New Maryland Laws
Beginning on October 1, 2017, several new laws will go into effect in Maryland governing condominiums and homeowners associations (“HOA”). With so much of new residential real estate being developed as part of an HOA or a condominium regime, these new laws will affect many homeowners in Maryland.
HOA Resale Inspection Fee – Under this new bill, an HOA is now authorized to charge a fee of up to $50.00 to conduct an inspection in connection with the resale of a lot if the inspection is required by the HOA’s governing documents. This new fee is in addition to any fees previously permitted by statute.
Amendments to Governing Documents (Condominium and HOA) – This new bill authorizes a condominium council of unit owners to amend the condominium bylaws upon the affirmative vote of at least 60% of the condominium unit owners in good standing, or by a lower percentage if required by the bylaws. The law also authorizes an HOA to amend its governing documents by the affirmative vote of at least 60% of the votes in the development by owners in “good standing”, or by a lower percentage if permitted by the governing documents. For purposes of the law, “good standing” is defined as an owner not being more than 90 days in arrears in the payment of any assessment or charge due to the condominium or HOA. (The bill does not apply to an HOA that issues bonds or other long-term debt secured in whole or in part by annual charges assessed in accordance with its governing documents or to a village or community association affiliated with the HOA.)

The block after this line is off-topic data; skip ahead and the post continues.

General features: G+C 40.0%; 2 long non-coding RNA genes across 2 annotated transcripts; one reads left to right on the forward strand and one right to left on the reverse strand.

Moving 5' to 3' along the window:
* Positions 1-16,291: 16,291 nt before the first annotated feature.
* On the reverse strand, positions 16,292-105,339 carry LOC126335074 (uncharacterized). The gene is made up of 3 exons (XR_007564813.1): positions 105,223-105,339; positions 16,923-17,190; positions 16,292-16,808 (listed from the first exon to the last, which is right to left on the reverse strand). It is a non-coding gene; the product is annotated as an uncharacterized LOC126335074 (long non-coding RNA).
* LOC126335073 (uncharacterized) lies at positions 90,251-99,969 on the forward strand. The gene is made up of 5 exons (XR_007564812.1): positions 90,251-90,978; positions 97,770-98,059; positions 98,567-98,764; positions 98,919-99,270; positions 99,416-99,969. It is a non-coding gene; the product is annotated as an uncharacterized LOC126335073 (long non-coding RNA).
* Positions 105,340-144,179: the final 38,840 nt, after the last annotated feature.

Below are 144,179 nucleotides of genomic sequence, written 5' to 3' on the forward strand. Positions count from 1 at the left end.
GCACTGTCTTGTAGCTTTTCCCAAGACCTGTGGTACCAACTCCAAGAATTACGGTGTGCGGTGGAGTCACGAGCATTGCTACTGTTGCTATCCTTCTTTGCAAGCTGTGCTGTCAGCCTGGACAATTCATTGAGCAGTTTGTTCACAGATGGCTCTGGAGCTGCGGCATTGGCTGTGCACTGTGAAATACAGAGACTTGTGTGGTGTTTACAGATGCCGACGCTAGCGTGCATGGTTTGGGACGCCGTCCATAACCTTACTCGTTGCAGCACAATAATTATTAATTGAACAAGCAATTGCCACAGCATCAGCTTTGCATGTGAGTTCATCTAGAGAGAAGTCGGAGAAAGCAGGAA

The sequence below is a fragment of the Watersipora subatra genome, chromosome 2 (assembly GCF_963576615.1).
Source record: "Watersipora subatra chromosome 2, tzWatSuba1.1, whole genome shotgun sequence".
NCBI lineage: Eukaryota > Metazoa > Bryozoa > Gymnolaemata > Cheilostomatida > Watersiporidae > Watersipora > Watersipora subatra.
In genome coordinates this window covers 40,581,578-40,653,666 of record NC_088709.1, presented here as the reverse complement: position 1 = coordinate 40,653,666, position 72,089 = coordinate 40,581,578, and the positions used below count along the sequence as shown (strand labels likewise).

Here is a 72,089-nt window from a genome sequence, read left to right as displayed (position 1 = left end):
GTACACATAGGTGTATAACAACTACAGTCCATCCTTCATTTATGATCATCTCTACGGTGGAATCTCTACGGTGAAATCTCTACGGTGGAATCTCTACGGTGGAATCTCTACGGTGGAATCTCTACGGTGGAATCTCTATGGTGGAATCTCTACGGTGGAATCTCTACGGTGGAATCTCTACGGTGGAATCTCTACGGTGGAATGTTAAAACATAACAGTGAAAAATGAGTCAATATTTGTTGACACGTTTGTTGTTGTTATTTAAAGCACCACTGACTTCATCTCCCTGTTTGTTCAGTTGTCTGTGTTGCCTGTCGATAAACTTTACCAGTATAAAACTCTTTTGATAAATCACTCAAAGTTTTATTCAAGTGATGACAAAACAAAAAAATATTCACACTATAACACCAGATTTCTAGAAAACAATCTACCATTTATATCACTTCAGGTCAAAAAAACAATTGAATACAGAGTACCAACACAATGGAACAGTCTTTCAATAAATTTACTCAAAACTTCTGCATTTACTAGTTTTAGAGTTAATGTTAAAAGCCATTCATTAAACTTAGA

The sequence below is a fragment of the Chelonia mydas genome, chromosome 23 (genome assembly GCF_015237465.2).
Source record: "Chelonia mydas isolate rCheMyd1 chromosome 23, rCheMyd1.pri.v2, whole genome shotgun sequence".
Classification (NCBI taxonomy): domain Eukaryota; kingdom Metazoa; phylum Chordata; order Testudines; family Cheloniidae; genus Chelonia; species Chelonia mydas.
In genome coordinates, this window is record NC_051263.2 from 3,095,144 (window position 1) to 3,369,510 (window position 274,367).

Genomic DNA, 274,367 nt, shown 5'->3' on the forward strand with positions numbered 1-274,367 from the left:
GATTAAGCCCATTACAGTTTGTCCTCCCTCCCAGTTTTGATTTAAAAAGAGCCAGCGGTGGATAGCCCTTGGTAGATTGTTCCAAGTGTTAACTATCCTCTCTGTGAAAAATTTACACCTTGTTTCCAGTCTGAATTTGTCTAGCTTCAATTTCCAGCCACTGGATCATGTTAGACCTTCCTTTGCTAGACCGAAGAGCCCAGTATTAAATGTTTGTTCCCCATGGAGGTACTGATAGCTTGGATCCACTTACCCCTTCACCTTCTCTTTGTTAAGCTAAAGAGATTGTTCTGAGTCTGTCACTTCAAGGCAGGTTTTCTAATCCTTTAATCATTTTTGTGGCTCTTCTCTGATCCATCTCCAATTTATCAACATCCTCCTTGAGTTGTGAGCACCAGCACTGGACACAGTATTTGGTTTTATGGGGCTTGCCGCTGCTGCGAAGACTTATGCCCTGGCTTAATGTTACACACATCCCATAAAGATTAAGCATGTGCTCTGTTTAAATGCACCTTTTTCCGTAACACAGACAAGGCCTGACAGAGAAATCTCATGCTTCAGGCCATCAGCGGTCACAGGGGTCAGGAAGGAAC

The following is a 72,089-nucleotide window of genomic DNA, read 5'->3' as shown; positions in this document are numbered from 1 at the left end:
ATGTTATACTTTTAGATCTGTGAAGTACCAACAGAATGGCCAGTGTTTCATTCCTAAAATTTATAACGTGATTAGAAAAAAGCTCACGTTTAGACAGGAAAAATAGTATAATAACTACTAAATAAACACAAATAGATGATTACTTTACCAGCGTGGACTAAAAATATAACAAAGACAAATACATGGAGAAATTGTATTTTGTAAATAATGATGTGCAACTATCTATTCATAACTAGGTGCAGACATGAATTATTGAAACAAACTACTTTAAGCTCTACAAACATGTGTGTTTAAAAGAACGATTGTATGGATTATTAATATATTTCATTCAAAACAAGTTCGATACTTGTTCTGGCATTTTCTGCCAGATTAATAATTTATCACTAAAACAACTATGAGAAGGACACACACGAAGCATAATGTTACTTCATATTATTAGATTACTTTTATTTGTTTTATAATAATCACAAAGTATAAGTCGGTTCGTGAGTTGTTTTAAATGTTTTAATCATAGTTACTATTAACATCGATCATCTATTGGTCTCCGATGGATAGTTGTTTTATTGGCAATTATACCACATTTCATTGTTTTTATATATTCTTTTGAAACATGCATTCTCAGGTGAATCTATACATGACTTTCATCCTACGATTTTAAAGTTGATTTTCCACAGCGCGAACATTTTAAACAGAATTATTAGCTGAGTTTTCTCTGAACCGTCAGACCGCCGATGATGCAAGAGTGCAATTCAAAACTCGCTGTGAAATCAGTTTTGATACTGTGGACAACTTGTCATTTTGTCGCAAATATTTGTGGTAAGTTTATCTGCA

Notice of Sale of Common Elements and Common Areas – This new bill requires that the governing body of a condominium or HOA—or, if control has not yet transitioned from the developer to the unit owners or lot owners, the developer or declarant—give notice not less than 30 days before the sale, including a tax sale, of any common element or common area located on property that has been transferred to the condominium or HOA. The notice requirements may be satisfied by providing written notice to each unit owner or lot owner, or by posting a specified sign on the property to be sold and, if the condominium or HOA has a website, by providing notice on the website.
The 2015 Maryland General Assembly session is over. To see the laws pending for 2016, In January 2016 go to the site (link below), choose Real Property on the drop down menu and a list of bills being considered this year will appear. Keep checking every few days as bills are submitted over time. If you have an opinion on one or more of these bills, write or e-mail the appropriate committee and your district’s Senator and Delegate. Better yet, come to Annapolis and testify. This is your state government; have a voice!
The Maryland General Assembly has a new web site. To assess the text of a bill on this redesigned site, click on the bill number below which takes you to the bill’s administrative record. if you then click on the pdf symbol next to the bill number you will get the full text of the bill. Note that some existing laws are being modified. The law’s text being removed is in brackets and the text in bold is new text.
Legislation Signed Into Law in 2015:
HB 1007-Disclosures to Purchasers on Resale of Unit or Lot – Limitation on Fees
This law limits the cost of a resale package to $175 or the actual cost.
HB 0649-Contract for Sale of New Home
This law specifies, among other things, that a good faith deposit be returned should the contract be cancelled.